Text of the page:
That dedication is not lost on Cochran-Siegle as he recognizes that a fully healthy, hyper-focused prep period is the single best way for him to prepare to take the next step in his career and start challenging for the podium.

“This whole prep period, I’ve been healthy and I’ve been able to fight the whole way and I think that’s kind of huge coming into this year,” Cochran-Siegle says. “I realize that I’m at the point in my career that I need to start pushing myself further and further in order to get to that top step. I’ve been stagnant for a little while in my eyes.”

In Bennett’s case, Nyman recognizes how unique it is for an athlete to emerge in the way Bennett has, with years of experience on each track usually required to really push and contend with the top racers on the downhill circuit.

“Bryce is comfortable on the World Cup, which is totally different than any of the training we get; it’s a much harder surface, it’s bumpier, it takes a lot more balls and you see that in him,” Nyman adds. “It’s funny, on the soft stuff, he tucks less and is balancing more. Once he got to the World Cup and once he got on that hard surface, we were just like, ‘Ah, here we go!’ It was fantastic to see him do so well.”

Nyman is well known not only as a successful downhiller, but as a talented team builder as well and has been a mentor for both athletes on the speed circuit over the past several seasons. Nyman and Bennett are particularly close with the two sharing an equipment manufacturer, technician, and both being two of the tallest skiers on tour at well over six feet a piece.

“He helps me a lot,” says Bennett. “We’re always talking in inspection and that’s been really helpful to me as far as figuring out how to link sections of course together and what that’s going to take and what the approach should be.”

Cochran-Siegle battled through years of setbacks to make his Olympic debut in 2018. Image Credit: GEPA Pictures/Mathias Mandl

This weekend’s races in Beaver Creek are always special for Bennett and Cochran-Siegle, not only because it’s their only opportunity to compete in a World Cup on home snow, but it’s also the venue where both of them scored their first World Cup points, with Cochran-Siegle scoring in the 2011 super-G and Bennett in the downhill in 2015.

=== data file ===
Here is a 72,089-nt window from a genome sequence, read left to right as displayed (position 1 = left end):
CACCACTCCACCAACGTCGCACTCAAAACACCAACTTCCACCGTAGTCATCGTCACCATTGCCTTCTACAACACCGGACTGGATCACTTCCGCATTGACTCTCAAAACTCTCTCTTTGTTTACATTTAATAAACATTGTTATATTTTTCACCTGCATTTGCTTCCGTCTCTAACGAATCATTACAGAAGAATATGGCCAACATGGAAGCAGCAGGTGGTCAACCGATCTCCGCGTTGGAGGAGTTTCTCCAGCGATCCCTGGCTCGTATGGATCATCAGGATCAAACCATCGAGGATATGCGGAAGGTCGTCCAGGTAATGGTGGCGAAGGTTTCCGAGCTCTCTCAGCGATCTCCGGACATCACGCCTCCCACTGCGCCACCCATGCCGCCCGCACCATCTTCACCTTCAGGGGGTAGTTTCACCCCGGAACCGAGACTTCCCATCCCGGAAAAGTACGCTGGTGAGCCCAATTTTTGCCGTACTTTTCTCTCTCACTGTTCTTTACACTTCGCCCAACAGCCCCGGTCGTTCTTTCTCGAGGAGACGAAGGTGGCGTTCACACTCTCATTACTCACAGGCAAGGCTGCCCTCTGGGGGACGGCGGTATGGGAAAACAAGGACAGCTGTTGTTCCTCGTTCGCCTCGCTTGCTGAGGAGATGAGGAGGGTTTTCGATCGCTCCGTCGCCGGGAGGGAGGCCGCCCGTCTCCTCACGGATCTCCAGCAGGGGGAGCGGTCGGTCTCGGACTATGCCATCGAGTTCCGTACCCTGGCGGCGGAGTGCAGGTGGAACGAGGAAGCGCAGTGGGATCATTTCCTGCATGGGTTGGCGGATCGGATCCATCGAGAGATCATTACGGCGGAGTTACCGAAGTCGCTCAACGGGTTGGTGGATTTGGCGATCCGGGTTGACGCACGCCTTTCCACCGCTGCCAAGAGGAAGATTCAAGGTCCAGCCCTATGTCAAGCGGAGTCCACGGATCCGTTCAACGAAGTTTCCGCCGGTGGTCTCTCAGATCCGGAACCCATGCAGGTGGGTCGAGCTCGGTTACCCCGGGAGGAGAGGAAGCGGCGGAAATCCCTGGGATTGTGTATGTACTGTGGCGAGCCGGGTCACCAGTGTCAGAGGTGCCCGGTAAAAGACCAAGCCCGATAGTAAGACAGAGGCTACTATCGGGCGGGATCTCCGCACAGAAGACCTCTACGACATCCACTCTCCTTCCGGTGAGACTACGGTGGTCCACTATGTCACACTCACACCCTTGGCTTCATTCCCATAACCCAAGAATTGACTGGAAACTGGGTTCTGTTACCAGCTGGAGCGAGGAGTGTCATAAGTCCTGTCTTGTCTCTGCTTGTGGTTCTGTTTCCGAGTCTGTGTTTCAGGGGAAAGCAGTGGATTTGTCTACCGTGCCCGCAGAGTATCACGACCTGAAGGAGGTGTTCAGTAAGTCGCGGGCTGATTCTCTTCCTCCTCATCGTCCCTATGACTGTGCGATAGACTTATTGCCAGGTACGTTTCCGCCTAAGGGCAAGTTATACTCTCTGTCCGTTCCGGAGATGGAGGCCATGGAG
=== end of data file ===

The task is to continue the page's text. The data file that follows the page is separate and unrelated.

“I actually haven’t had any success at Beaver Creek since I first scored points, so I’m definitely trying to take the mentality that I just need to fight the whole way all weekend in order to do well,” explains Cochran-Siegle. “I’ll be racing every race here, so having three attempts down this hill versus just one if I was a specialist is kind of a cool way to look at it. I have a lot of opportunity to go. In GS, getting a second run would be the biggest thing for me but setting goals is tough for me because I tend to build up expectations which I think just ultimately kind of leads to disappointment. Getting a second run in GS and skiing the way I know how to ski and how I have been skiing is what I’m focused on.”

For Bennett, some new-found confidence just might be the deciding factor for him to come through for the home crowd on race day.

“Honestly, I don’t think a podium is out of the question,” he says. “This is the first season that I’ve been going to these races and been like, ‘If I have a good run, I can end up on the podium.’ If I can do that and do what I want to do here, there’s no reason why I can’t be there.”

Racing action in Beaver Creek is set to begin on Friday, Nov. 30, with the men’s downhill. To find out how to watch, please click here.

A Lake Tahoe native and University of Vermont graduate, Higgins was a member of the Catamounts' 2012 NCAA title winning squad and earned first team All-American honors in 2013. Prior to coming to Ski Racing Media, he coached U14s for the Squaw Valley Ski Team.